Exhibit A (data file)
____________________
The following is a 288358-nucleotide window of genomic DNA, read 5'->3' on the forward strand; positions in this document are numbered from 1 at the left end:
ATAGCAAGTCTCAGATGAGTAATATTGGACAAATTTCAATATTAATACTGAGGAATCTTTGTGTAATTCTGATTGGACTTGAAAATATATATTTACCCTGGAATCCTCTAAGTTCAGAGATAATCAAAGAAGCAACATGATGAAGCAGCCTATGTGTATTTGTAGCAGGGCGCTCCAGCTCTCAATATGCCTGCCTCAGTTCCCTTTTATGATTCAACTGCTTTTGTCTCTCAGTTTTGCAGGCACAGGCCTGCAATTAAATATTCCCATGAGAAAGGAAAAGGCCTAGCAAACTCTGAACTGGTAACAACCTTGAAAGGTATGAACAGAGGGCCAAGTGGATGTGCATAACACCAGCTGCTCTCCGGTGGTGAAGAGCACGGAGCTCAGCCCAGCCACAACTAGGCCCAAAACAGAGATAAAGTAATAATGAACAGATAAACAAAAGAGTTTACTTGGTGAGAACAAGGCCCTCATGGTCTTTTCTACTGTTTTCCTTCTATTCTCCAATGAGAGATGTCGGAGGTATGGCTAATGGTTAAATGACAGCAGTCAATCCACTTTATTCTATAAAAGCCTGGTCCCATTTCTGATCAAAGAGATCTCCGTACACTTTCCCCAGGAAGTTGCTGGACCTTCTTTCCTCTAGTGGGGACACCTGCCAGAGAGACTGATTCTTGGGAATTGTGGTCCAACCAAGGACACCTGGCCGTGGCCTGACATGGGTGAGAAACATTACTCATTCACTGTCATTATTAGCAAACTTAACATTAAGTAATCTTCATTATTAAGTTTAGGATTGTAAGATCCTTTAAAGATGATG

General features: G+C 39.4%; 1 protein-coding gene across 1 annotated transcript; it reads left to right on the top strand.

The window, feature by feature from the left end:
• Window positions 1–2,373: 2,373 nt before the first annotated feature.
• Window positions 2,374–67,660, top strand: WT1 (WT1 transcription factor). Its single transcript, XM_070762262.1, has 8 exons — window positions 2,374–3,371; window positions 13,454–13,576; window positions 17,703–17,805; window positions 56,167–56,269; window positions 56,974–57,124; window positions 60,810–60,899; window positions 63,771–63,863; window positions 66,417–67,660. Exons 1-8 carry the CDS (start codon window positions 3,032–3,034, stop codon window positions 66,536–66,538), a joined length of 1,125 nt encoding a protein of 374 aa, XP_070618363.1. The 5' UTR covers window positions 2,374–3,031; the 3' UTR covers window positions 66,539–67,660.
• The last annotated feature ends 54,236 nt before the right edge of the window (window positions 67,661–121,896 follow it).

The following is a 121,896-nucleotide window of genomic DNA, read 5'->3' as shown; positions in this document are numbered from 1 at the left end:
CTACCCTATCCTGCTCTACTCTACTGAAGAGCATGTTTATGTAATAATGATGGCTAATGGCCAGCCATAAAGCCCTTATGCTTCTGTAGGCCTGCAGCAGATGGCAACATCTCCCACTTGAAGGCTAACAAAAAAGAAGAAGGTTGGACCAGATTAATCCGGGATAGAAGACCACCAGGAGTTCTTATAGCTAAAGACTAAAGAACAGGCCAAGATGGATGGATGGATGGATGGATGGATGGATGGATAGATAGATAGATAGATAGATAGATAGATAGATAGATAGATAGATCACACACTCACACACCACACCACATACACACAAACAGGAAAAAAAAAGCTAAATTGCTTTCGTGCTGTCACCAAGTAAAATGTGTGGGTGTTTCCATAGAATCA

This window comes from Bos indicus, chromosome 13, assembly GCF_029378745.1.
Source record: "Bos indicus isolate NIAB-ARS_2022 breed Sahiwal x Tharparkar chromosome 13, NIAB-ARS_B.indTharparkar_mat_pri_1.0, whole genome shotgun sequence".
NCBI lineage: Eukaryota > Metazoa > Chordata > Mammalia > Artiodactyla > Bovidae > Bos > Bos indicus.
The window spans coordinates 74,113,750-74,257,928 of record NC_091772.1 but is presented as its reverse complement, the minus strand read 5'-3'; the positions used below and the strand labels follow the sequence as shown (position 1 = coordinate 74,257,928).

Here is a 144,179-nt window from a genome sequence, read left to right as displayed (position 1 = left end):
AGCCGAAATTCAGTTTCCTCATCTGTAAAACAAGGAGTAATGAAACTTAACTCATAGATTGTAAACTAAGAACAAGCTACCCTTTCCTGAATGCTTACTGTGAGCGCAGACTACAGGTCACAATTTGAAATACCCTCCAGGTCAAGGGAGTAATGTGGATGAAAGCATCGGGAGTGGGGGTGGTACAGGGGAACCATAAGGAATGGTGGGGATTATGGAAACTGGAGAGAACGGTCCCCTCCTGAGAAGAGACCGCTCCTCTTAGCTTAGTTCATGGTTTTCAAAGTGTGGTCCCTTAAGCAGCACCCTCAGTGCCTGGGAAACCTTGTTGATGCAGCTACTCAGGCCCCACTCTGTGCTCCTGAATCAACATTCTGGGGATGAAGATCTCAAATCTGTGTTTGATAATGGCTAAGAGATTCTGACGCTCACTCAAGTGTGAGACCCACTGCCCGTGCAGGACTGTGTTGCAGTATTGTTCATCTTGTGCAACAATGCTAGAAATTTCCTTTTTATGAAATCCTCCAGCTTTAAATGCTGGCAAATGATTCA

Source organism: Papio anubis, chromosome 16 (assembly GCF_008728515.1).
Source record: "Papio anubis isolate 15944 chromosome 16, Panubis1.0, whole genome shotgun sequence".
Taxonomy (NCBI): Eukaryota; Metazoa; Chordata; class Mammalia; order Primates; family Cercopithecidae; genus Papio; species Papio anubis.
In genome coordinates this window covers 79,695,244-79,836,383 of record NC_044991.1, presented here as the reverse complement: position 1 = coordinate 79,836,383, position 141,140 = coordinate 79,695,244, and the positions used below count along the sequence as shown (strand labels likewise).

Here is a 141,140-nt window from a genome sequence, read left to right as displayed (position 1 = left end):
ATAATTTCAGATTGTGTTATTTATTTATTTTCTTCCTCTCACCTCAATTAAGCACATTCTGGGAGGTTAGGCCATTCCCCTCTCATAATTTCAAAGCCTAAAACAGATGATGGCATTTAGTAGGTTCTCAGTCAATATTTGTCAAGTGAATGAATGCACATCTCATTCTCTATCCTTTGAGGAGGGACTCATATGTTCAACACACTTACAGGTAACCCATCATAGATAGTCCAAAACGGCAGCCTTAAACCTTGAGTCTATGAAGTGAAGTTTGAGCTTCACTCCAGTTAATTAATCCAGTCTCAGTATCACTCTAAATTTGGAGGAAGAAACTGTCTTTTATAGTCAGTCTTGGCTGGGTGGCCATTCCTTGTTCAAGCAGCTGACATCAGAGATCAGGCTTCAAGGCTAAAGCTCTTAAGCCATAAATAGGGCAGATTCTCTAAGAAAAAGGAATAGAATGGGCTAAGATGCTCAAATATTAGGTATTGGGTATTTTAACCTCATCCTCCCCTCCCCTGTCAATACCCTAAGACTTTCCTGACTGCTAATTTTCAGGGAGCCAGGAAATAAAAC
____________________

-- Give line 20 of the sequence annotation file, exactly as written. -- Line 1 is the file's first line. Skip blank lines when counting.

Here is a 141,140-nt window from a genome sequence, read left to right as displayed (position 1 = left end):